How to Grow and Care for Pink Evening Primrose

Pink evening primrose flowers with pale pink and white overlapping blossoms with green centers

The Spruce / Adrienne Legault

The pink evening primrose, is part of the Onagraceae genus that includes nearly 150 North American native plants. Several of these are cultivated as garden plants, but although all are named "primrose," they are entirely different than the true primrose plants of the Primula genus. In the case of pink evening primrose, the name suggests a flower that opens in the evening and closes each morning, though in southern regions of the United States, this plant opens its flowers in the morning and closes them at dusk.

It's fitting that the ‘speciosa’ in the botanical name of this plant (Oenothera speciosa) translates to "showy." The lovely white to pale pink blossoms feature four overlapping petals and grow between 1 1/2 and 3 inches in size. They catch the attention of gardeners everywhere but must be planted selectively, as they have a tendency to multiply and overtake cultivated land. Pink evening primrose has a moderate growth rate and is usually planted in late summer or early fall.

Common Name Pink evening primrose, showy evening primrose, pinkladies, Mexican primrose
Botanical Name Oenothera speciosa
Family Onagraceae
Plant Type Herbacious perennial
Mature Size 12–18 in. tall, 12–18 in. wide 
Sun Exposure Full
Soil Type Loose, well-draining; tolerates rocky poor soil
Soil pH Slightly acidic to neutral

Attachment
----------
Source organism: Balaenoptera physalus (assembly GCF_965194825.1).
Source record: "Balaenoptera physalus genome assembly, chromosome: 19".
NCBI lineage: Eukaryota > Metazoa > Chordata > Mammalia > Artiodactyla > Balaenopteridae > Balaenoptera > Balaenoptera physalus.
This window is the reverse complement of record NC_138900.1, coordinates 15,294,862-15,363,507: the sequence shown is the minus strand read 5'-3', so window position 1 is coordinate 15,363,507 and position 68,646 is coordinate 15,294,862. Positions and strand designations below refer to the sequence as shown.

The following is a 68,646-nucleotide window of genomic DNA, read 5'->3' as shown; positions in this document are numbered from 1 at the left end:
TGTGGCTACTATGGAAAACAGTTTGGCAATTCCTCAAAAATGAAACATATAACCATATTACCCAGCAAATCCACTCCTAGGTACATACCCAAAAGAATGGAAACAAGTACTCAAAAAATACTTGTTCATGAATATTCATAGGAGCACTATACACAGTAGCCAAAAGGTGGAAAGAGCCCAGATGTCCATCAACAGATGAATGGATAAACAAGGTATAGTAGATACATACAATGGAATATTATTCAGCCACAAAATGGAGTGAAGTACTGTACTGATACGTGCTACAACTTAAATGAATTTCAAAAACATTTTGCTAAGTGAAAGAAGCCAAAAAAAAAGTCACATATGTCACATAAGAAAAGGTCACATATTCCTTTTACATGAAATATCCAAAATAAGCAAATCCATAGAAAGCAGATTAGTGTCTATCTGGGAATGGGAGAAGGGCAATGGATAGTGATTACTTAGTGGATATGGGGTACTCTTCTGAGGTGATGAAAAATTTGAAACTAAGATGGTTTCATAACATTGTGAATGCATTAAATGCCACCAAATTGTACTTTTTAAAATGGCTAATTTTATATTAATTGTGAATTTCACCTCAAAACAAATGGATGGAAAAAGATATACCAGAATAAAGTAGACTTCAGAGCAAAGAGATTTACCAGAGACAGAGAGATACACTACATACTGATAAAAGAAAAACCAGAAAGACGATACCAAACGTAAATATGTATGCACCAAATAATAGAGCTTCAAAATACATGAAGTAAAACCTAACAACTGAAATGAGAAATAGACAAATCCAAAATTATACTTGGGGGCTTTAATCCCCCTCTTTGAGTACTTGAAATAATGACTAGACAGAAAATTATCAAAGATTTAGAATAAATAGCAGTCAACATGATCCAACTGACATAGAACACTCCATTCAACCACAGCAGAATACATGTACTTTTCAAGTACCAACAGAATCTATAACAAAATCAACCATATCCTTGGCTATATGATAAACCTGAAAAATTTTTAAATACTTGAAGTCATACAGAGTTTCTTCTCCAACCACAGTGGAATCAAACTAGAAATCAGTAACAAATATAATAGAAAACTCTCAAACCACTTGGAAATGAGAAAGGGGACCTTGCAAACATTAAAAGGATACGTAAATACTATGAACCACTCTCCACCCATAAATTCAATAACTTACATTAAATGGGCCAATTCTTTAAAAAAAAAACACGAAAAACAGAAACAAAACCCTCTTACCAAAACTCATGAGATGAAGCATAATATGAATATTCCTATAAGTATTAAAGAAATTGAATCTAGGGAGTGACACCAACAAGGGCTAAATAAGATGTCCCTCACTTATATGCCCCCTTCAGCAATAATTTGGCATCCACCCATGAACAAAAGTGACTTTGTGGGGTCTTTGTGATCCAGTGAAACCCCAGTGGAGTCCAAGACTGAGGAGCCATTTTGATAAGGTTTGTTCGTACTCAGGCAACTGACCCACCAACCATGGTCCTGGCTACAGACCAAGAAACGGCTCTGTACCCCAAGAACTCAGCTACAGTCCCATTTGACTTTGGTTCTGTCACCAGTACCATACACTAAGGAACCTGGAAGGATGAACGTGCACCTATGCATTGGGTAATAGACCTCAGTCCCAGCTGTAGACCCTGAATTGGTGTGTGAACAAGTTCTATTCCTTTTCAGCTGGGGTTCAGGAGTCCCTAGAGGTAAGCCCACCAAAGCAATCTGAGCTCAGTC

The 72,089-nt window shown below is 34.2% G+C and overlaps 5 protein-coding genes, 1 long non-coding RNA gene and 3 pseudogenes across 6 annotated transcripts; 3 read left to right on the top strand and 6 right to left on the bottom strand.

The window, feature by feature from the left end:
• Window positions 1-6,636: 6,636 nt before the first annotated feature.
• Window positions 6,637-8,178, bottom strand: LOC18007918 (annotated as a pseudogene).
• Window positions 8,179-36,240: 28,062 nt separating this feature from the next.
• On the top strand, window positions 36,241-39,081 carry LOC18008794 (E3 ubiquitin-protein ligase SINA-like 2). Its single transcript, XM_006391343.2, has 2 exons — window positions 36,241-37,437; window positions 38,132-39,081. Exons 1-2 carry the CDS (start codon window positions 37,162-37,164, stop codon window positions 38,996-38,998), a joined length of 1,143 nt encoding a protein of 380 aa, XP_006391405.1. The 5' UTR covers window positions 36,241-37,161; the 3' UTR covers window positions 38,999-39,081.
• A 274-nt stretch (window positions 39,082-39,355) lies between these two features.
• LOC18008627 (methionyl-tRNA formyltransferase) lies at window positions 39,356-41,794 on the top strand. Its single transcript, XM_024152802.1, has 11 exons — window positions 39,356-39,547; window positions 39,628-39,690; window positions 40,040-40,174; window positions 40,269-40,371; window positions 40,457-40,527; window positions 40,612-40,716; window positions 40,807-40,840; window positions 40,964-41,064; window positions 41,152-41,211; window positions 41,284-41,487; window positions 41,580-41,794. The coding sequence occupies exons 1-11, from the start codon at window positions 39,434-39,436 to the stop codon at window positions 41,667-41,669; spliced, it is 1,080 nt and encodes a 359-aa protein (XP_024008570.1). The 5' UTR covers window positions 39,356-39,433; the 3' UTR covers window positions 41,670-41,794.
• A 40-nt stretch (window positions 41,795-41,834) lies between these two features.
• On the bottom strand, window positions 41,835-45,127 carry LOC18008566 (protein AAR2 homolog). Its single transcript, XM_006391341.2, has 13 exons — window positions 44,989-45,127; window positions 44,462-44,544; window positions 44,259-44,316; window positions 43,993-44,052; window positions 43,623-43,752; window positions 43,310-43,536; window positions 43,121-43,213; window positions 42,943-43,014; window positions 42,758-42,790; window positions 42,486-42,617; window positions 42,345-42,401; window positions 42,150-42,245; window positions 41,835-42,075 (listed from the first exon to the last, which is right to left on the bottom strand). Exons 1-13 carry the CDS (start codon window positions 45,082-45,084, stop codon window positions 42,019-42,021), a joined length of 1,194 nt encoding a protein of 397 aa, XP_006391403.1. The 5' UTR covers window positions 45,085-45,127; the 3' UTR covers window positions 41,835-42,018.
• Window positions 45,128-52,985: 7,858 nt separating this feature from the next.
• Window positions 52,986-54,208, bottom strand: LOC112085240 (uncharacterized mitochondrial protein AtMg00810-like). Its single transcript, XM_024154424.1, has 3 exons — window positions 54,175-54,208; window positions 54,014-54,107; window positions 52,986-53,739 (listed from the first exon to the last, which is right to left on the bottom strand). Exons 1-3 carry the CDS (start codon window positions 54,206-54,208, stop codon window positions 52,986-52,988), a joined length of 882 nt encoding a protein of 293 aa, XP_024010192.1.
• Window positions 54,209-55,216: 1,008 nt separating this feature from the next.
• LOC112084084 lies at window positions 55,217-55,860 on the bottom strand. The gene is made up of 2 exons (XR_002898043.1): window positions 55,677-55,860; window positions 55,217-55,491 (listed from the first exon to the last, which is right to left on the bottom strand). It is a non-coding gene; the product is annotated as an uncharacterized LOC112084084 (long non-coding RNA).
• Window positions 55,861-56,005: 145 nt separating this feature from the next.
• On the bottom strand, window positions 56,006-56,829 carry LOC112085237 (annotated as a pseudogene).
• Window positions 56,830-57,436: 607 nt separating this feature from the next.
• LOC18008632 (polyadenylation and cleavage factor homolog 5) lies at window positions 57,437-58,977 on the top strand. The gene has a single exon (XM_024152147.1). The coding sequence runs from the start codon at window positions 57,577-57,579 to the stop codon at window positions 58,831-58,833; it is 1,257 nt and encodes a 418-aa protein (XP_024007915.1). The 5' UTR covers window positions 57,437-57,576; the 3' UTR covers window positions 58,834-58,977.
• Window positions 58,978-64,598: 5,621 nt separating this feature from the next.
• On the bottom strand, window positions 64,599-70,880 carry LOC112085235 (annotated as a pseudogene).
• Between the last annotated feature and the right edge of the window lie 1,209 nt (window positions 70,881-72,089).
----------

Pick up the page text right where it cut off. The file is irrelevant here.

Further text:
Bloom Time Summer, fall
Flower Color White, pale pink
Hardiness Zones 5–8 (USDA)  
Native Area North America

Pink Evening Primrose Care

There isn’t much you need to do to successfully grow pink evening primrose. These plants are hardy, adaptable, and self-reliant. They require full sun and regular rainfall for the best blooms, but will otherwise preserve themselves by entering dormancy if they lack moisture.

Pink evening primrose will reproduce through self-seeding and runners (called stolons), so this is something to be aware of. Pink evening primrose is generally recommended for landscapes where you need a soft, abundant ground cover. They also make a great addition to a wildflower patch. However, they can be very challenging to use in manicured gardens and will require vigilance against spreading. 


As a North American native species, O. speciosa does not technically qualify as an invasive plant (that label is reserved for foreign species that crowd out natives). But gardeners who plant pink evening primrose in a traditional perennial bed with rich soil often come to lament this plant's ability to spread. Be prepared to work hard to keep it tamed. Or better yet, plant it in an area with rocky, poor soil where it can naturalize without causing headaches.

Pink evening primrose flowers with pale pink and white blossoms on thin green stems
The Spruce / Adrienne Legault
Pink evening primrose flowers with pale pink and white overlapping petals with yellow-green centers
The Spruce / Adrienne Legault
Pink evening primrose flowers with pale pink and white overlapping petals and yellow-green centers closeup
The Spruce / Adrienne Legault


Pink evening primrose is adaptable to different amounts of light, depending on your objectives for this plant. If you’re looking for a showy, flowering plant, then you’ll need to plant this perennial in full sun. If you want a dense, quickly growing ground cover, then pink evening primrose does just fine in full shade, though it will not flower. Instead, you’ll have branching green leaves that are about 1 to 3 inches long.


Plant pink evening primrose in loose, well-draining soil for best results. It does fine in rocky, sandy, or clay soil types. While many other flowering plant species thrive in rich soil, pink evening primrose actually prefers poor soil. This makes it a good option if you have an inhospitable spot in your garden or yard that you’d like to cultivate.